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Illustration for article titled A Barrel-Aged Beer and the Food That Elevates It From Good to Great

I've drunk a lot of beer in my day. A lot. I'd tell you how much, but knowing that would kind of undermine my original point. Still, I've remembered enough to keep a running scorecard of my favorite breweries in my head. And for me, one brewer from top to bottom has risen above the rest. From its Black Butte Porter to its Mirror Pond Pale Ale to its Twilight Summer Ale, I've loved every Deschutes Brewery beer I've had.


But when the Bend, Ore.-based brewer released its latest Reserve Series beer last week, it offered one of the most challenging brews I've ever tried from Deschutes. Not the Stoic is a 12.5% ABV Belgian-style quadrupel ale made with pomegranate molasses, which is then aged in Pinot Noir and rye whiskey barrels. Well, that's a mouthful. But will it be any good?

Not the Stoic (a sequel to Deschutes' 2011 release The Stoic) is dense. Its body isn't thick, but its flavor is strong. When I took my first sip I tasted the concentrated flavor ofdried fruit, and the molasses made the quad richly sweet, but not cloying. And while I noticed the slight fruitiness from the Pinot barrels, the taste of rye is more prominent, as is the whiskey-like heat that owes to the ale's high alcohol-content.


That's a long way of saying this ale is not a "Hey, let's grab a few six packs and watch the game" type of beer. Drinking the quad feels more akin to enjoying whiskey or wine. And unlike many of the beers I consume, Not the Stoic requires a meal to get the absolute best out of it.

That doesn't mean all foods work with the beer. Don't drink Not the Stoic with a big ol' brisket expecting great results. "Anything that's heavily smoked would take away from the flavor imparted by the rye barrels," Deschutes' executive chef Jeff Usinowicz says. "If you get rid of the rye notes and the oak age you end up with a malty, sweet beverage."


What works well with this beer is a tinge of funk and a touch of sweetness. Think seared gamey meat or tangy cheese, like the habanero marionberry goat cheese Usinowicz (who has the awesome job of collaborating with Deschutes brewers to build menus around beers at their brewpubs) will pair with the Not the Stoic. "The cheese's sweetness really clears out the ale's candy character and brings out the rye quality," he says. "It's also friendly with mac and cheese, baked brie and cheesecake."

For a main dish, Usinowicz gave me a recipe for lamb chops with a chimichurri sauce to try at home. The meal actually made the beer more enjoyable to drink. Why? Well, the ale, low on hoppy bitterness, doesn't have a ton of structure, so the gaminess of lamb gives the ale that structure, while not overwhelming its subtle smokiness. And the sweetness of the chimichurri's herbs and the caramelization on the seared lamb eases the ale's own sweetness. Luckily enough, the lamb dish Usinowicz shared isn't very difficult to prepare and he threw in a great roasted fennel gratin recipe that really rounds out the meal. Overall, the food and the beer's interplay is a paragon of pairing. The dish took a beer I was apprehensive about upon first taste and had me reaching for my glass between every bite.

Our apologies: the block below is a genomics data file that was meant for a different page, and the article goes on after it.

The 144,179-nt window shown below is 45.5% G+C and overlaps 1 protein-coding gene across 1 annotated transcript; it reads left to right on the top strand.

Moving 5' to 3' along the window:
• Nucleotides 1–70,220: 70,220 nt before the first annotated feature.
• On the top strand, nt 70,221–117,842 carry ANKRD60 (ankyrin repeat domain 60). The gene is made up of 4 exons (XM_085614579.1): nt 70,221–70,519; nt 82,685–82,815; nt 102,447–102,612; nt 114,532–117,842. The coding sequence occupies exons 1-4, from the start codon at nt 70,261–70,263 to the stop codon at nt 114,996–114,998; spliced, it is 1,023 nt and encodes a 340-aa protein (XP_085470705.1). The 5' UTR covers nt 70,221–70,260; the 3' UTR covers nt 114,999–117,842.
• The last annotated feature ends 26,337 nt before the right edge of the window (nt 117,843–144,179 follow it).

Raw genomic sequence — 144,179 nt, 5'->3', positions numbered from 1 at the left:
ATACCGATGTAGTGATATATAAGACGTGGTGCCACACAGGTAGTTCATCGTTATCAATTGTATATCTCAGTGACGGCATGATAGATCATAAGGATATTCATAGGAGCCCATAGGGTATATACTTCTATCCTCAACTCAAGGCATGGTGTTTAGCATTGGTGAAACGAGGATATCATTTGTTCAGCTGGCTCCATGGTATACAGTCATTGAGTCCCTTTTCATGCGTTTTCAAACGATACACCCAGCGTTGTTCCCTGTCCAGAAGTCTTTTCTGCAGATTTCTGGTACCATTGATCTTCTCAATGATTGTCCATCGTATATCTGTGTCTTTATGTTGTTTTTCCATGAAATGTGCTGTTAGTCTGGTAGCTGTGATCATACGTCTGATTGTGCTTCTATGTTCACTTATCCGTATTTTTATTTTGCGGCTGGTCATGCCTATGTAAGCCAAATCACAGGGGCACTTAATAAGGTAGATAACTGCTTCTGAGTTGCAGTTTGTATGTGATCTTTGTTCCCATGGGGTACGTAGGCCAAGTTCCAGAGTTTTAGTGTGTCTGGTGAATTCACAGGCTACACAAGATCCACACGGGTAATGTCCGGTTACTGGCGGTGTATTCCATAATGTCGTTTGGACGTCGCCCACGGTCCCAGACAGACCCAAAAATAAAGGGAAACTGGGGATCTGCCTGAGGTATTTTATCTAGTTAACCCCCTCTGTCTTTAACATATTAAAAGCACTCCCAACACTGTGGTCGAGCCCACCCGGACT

6-8 lamb chops
1 oz. pomace olive oil
1 tsp. balsamic vinegar
Salt and pepper to taste

Coat the chops with oil and vinegar then season with salt and pepper. Set aside for 30 minutes while preparing the chimichurri. Sear lamb chops in a heavy skillet until they reach an internal temperature of 125-130 degrees.


2 oz. minced parsley
1/2 oz. minced mint
1/2 oz. minced dill
1 tbsp. minced tarragon
1/2 c. rough chopped capers
5 cloves minced garlic
1 oz. can of drained and minced anchovies
1 1/2 c. of blend oil
Salt and pepper to taste

Mince herbs in a food processor with the oil until chunky, and then add in the chopped capers, garlic, and anchovies.


6 large gold potatoes
1 tbsp. garlic powder
1 tbsp. onion powder
1 tbsp. sea salt
1 tbsp. ground black pepper
1 c. grated Parmesan
1 fennel bulb fennel
¼ c. heavy cream
1 c. shredded Fontina cheese

Slow boil the potatoes so they're cooked but still firm, then cool and slice them. Cut the tops off the fennel bulb, slice it in half, cut out the core, toss the bulb in a touch of olive oil, and then season with salt and pepper. Roast the bulb 350 degrees for 25 minutes or until soft. Cool and slice into matchsticks.


Preheat the oven to 350 degrees. Once your potatoes and fennel are cooled and sliced, combine all of the ingredients, except the Fontina, in a large mixing bowl. Arrange the potato-fennel mixture in a buttered or non-stick-sprayed 9"x9" baking pan. Top the gratin with the shredded Fontina, and then cover the pan with foil. Cook for one hour and then take the foil off and cook for another 10 minutes to brown the Fontina.

Beer Pairing is a bi-weekly guide to the best of food and brews. Past articles include an Anchor IPA with Sriracha Mac & Cheese and Brooklyn Sorachi Ace with oysters.


Jeremy Repanich is an Associate Editor at Playboy. His writing has appeared in Men's Journal, Popular Mechanics, Sports Illustrated and SI Kids, as well as on,, Deadspin and Outside Online. Follow him on Twitter @racefortheprize.


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Photo via Deschutes Brewery

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